Initial consultations on the future of the Faculty of Forestry ran from May 12 to July 4 after Regehr published a memo explaining the consultations in March.

Regehr’s report

The discussion paper is broken down into two sections: a summary of the feedback received and a range of questions and answers from during the discussions.

The Office of the Vice-President and Provost received 99 online submissions. Professor Elizabeth Smyth, Vice Dean, Programs of the School of Graduate Studies and Chair of this first phase of consultations, met with 79 various faculty members, students, staff, and alumni in 13 in-person consultation sessions.

A large variation of groups met with Smyth, including representatives of the School of the Environment and representatives from the Dean’s offices of the Faculty of Arts and Sciences, as well as UTM and UTSC.

Potential restructuring suggestions ranged from expanding the current faculty to closing the faculty altogether and transferring the programs into cognate units. Feedback from the online submissions as well as the face-to-face meetings stressed the importance of the Faculty of Forestry and listed its contributions to the overall field of forestry. In addition, both feedback outlets produced varying statements of concern over Forestry keeping its faculty status.

With the faculty and the administration having a history of discussing potential restructuring, the report mentions that “having been cast as ‘trouble makers’” in past discussions, the alumni are concerned with the fairness of the current process.

Stakeholders respond

Forestry Matters, an online group led by students Theresa Richlin, Annonciade Murat, and Basil Southey submitted a petition related to the consultations with 886 signatures at the time of submission on July 2. The introduction of the petition reads, “The Faculty of Forestry is at risk from inappropriate academic restructuring that could further restrict programs and operations and threaten the future of forestry education at the University of Toronto.”

Questions such as “How can consultations take place over the summer if some students are away?” and “How could the consultation take place without a Dean at the Faculty of Forestry?” were asked during the consultations and reflect the concerns expressed in this petition.

Current Dean Robert Wright took office immediately following Dean Mohini Sain leaving the post. Wright expressed his admiration of how openly the consultation process was carried out and stressed the importance of restructuring in order to “stay at the cutting edge” of forestry science. However, other groups involved did not share his optimism.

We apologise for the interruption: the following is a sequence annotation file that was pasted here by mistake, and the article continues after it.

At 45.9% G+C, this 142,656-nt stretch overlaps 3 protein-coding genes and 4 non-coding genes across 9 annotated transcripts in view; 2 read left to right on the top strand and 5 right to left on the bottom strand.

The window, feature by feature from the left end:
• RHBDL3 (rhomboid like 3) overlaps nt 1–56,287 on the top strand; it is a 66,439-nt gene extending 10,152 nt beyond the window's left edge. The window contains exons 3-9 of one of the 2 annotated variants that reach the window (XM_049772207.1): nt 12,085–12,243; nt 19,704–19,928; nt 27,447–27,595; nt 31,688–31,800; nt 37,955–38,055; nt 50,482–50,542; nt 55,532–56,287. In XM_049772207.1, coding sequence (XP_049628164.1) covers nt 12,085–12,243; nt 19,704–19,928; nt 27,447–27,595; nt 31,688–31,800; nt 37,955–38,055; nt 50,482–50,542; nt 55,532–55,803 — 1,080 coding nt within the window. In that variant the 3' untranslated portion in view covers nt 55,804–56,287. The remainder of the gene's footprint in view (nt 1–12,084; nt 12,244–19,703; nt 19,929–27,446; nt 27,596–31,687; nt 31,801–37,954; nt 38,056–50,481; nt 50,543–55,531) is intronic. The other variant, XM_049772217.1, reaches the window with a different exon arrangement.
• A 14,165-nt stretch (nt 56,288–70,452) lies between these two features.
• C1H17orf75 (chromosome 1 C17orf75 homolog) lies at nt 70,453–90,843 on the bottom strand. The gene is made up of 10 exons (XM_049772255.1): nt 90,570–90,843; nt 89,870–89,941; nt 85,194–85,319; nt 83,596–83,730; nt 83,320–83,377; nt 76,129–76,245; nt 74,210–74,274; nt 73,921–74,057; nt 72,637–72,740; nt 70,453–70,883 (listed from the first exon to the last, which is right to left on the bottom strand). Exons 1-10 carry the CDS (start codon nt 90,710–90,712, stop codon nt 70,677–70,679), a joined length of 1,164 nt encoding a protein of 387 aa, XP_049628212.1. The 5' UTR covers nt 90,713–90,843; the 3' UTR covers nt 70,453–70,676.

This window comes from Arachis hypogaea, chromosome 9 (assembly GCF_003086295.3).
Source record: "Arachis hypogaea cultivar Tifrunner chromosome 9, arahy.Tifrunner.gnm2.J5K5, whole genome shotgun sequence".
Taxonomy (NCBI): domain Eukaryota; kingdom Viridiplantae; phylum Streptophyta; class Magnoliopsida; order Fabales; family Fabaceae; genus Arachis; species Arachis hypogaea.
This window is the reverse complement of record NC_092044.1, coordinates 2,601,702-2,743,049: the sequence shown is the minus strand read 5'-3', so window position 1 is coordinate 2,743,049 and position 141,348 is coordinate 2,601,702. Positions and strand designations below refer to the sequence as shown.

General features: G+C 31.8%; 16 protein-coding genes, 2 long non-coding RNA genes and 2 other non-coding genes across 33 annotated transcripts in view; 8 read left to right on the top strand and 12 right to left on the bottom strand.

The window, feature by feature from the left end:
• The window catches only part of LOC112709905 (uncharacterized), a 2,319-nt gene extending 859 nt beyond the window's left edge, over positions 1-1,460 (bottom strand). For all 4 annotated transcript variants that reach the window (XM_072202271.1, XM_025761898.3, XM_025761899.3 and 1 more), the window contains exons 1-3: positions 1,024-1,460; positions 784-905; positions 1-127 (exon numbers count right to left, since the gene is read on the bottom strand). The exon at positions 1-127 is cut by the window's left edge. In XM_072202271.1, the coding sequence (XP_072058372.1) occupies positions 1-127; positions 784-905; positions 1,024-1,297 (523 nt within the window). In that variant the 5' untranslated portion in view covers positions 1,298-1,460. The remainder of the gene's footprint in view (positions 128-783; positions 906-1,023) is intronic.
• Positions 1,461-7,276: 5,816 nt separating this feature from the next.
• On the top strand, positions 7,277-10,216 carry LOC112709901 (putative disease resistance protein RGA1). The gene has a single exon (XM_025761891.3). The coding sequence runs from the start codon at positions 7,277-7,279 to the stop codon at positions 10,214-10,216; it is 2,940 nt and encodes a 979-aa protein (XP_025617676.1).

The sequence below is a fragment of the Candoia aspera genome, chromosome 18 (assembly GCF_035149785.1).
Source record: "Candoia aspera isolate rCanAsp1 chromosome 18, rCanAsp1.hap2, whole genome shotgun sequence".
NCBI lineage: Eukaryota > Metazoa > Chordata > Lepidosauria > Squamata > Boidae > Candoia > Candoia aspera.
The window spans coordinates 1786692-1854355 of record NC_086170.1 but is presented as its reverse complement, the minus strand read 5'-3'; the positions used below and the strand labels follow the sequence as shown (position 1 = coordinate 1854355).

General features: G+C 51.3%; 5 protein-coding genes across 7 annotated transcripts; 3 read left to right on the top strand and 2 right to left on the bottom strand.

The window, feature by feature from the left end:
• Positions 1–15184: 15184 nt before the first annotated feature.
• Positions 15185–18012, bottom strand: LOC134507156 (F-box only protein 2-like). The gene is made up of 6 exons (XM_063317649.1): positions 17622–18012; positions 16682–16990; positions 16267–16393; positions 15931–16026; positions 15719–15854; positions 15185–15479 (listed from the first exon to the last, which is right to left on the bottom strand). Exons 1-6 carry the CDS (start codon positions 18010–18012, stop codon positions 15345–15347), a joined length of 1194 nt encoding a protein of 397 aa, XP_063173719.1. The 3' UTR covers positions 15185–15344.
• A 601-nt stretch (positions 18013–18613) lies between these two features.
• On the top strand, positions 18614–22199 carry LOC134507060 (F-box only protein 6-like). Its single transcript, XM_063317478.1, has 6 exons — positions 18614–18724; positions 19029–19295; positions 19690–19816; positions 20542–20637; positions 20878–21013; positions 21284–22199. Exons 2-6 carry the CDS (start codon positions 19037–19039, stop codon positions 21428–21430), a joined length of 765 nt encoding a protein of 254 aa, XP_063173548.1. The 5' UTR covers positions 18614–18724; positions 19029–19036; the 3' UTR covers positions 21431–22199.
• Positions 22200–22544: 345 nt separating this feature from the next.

Marcin Lewandowski, Chair of the Faculty of Forestry Alumni Association, while impressed with how well the consultation paper balanced the opposing opinions on the issue, said that he took issue with the language used in the discussion. The language “insinuated that there’s a problem with the Faculty of Forestry, and to us, at least, it is an attempt to create a problem as opposed to a problem that exists.”

However, Lewandowski concedes that as long as the administration continues to recognize the importance of forestry science and ensures that there is a teaching staff to properly teach the curriculum, the alumni will be satisfied.

Southey, President of the University of Toronto’s Foresters’ Club, expressed disappointment, feeling as though undergraduate students have been overlooked. The consultations were completed during the summer, while many students were away working. Southey mentioned in an email to The Varsity that undergraduate students “had to struggle to be involved in the conversation,” claiming that the administration “made no effort to include undergraduate perspectives.” However, Southey still expresses hope that the administration will work to strengthen the faculty by increasing the resources available to the faculty.

The next step in the process is collecting and reviewing responses and comments to the report. Following the high volume of participation in early stages of the process, Regehr expressed her optimism on the outcomes of the discussions.

Regehr welcomes any comments or feedback on the discussion paper. “Everybody who wanted to voice an opinion and engage had an opportunity in the first stage,” she said. “They have an opportunity again now in the second stage.”